Thomas Pringle TD

Pringle: Government must ensure public has a say on neutrality

Pringle: Government must ensure public has a say on neutrality

Independent TD for Donegal, Thomas Pringle, has pressed Government to ensure the public has a say on the issue of Ireland’s neutrality as he slammed plans for a public forum on the important issue.

Addressing the Dáil on Thursday, Deputy Pringle said: “After reassurances from the Tánaiste that the forum’s intention would not be to encourage a change in Ireland’s military neutrality policy, it is now clear that that is exactly what this government is trying to do.

“This government is chipping away at our neutrality bit by bit and should they say any different, I would like to refer the Tánaiste to his own party’s 2020 manifesto which states: ‘Fianna Fáil is dedicated to Ireland’s policy of military neutrality’ and ‘Fianna Fáil reaffirms its commitment to the retention of the Triple Lock of UN mandate or authorisation, Government and Dáil approval’.

“It is amazing to watch the Tánaiste make such an incredible u-turn over the last three years. Not only is he chipping away at neutrality, but at Fianna Fáil policies and election promises. In the Tánaiste’s speech, he criticised both neutrality and the Triple Lock, questioning whether it is fit for purpose.”

The deputy was speaking on Thursday during Statements on the Consultative Forum on International Security Policy.

Deputy Pringle said: “I am absolutely horrified by the Tánaiste’s opening statement – some of it was just pure scaremongering. The idea that we should abandon our neutrality in order to protect our fibre optic cables is just ridiculous.” He said: “Suggesting that there is a connection between the HSE cyberattacks and Ireland’s neutrality is just absurd.”

The deputy said: “The Tánaiste has suggested that we are withdrawing from international relations and becoming an insular country, but this is far from the truth. Why would the fact that we value neutrality mean that we were withdrawing from international relations? It would, in fact, increase our credibility in international relations.

“If we were proactive, we could contribute immensely to peace talks and ceasefires around the world. And if we become just a minor cog in the EU war machine we would just become that, a minor cog in the EU war machine, and would have no input on the international stage in terms of neutrality or anything else.”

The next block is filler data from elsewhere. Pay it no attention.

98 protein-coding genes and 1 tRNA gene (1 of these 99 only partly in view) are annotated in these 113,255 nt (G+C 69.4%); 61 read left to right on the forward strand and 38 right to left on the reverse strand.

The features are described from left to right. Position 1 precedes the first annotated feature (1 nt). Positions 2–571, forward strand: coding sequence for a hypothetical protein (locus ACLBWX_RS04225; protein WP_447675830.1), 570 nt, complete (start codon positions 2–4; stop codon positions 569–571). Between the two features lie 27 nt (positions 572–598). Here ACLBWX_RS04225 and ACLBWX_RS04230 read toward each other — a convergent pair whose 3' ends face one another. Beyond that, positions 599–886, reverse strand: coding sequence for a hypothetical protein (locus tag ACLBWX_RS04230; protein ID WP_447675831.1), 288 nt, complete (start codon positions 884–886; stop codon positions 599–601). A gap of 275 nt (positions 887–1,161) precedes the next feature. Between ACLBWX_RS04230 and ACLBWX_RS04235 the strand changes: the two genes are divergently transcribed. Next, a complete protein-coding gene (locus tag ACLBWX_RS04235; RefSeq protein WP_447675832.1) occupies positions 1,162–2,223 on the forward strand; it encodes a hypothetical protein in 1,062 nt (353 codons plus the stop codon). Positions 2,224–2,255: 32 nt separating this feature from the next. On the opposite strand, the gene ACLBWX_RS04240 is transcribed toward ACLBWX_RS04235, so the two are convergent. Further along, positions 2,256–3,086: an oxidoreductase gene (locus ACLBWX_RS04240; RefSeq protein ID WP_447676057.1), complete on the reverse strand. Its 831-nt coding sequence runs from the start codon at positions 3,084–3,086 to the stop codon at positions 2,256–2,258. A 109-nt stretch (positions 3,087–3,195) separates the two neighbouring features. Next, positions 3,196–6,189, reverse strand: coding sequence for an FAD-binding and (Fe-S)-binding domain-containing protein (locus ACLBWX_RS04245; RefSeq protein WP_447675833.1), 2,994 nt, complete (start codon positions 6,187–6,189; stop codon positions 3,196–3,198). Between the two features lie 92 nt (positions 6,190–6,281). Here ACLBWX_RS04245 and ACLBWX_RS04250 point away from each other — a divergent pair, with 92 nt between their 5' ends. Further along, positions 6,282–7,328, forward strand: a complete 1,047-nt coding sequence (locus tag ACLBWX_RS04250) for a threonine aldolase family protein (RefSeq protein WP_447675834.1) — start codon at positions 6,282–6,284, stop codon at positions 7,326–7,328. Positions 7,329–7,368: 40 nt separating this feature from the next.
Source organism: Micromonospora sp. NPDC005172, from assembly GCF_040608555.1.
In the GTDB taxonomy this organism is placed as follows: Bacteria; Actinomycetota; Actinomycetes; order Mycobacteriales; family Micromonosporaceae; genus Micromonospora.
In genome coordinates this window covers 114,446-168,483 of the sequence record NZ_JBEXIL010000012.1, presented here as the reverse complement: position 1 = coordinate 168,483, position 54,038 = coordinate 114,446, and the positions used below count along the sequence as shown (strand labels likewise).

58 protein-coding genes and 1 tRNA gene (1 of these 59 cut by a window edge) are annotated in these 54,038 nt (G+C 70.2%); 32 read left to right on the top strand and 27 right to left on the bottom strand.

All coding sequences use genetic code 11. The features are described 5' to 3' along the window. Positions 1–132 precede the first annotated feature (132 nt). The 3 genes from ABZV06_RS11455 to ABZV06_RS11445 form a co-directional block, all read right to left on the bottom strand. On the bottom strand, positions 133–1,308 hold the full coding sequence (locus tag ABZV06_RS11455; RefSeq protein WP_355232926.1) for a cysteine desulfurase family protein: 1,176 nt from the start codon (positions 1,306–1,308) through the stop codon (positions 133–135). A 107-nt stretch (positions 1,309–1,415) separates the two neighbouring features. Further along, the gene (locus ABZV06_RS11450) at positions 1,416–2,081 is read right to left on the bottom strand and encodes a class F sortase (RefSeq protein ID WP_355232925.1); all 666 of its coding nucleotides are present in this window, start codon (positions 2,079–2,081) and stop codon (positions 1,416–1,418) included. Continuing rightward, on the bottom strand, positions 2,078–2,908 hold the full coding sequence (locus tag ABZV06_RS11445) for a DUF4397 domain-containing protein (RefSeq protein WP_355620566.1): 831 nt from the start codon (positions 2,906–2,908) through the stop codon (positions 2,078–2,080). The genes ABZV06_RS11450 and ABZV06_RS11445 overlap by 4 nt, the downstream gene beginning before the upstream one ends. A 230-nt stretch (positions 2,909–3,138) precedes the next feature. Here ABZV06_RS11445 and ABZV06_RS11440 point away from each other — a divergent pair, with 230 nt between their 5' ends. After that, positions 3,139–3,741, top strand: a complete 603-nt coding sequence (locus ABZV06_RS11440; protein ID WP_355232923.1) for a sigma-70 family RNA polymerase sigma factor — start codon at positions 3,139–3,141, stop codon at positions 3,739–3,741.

He said: “We cannot allow Europe to bully us into compromising our neutrality.”

Deputy Pringle said the Tánaiste also gave a very weak reason for this conversation being held through a public forum rather than a Citizens’ Assembly, which the deputy has called for.

The deputy said: “The reality is that the Government is afraid of the answer it would get from the people if it allowed the proposal for a Citizens’ Assembly or a referendum to be debated by them, because the public would back neutrality very strongly and forcefully.”

He also raised concerns about the chair of the forum, Louise Richardson, “who has in the past made questionable justifications for US involvement in Chile and Cuba as well as questionable justifications for involvement in Iraq. Is this really someone we can trust to chair a forum that will debate our longstanding policy on neutrality?

“Indeed, in the Tánaiste’s speech today he mentioned that Russia has vetoed the Security Council – which they have, there’s no doubt about that. But what the Tánaiste forgot to mention was that since 1975 the US has vetoed the Security Council over 110 times. But there’s no mention of that and we have nothing to say about that at all,” he said.

Deputy Pringle said he was also concerned with the Tánaiste’s vagueness when discussing the outcome of the forum and asked Minister Eamon Ryan to answer this question in his closing remarks: “Will you ensure that the forum’s recommendations are published publicly and will you ensure that we will be able to discuss the recommendations in this chamber?

“This is an issue of national importance and I urge you, Minister, to ensure that the public has a say on it,” he said.

Minister Ryan began his remarks by responding to Deputy Pringle’s question: “I absolutely believe we should be publishing recommendations and bringing it back for debate in this chamber.”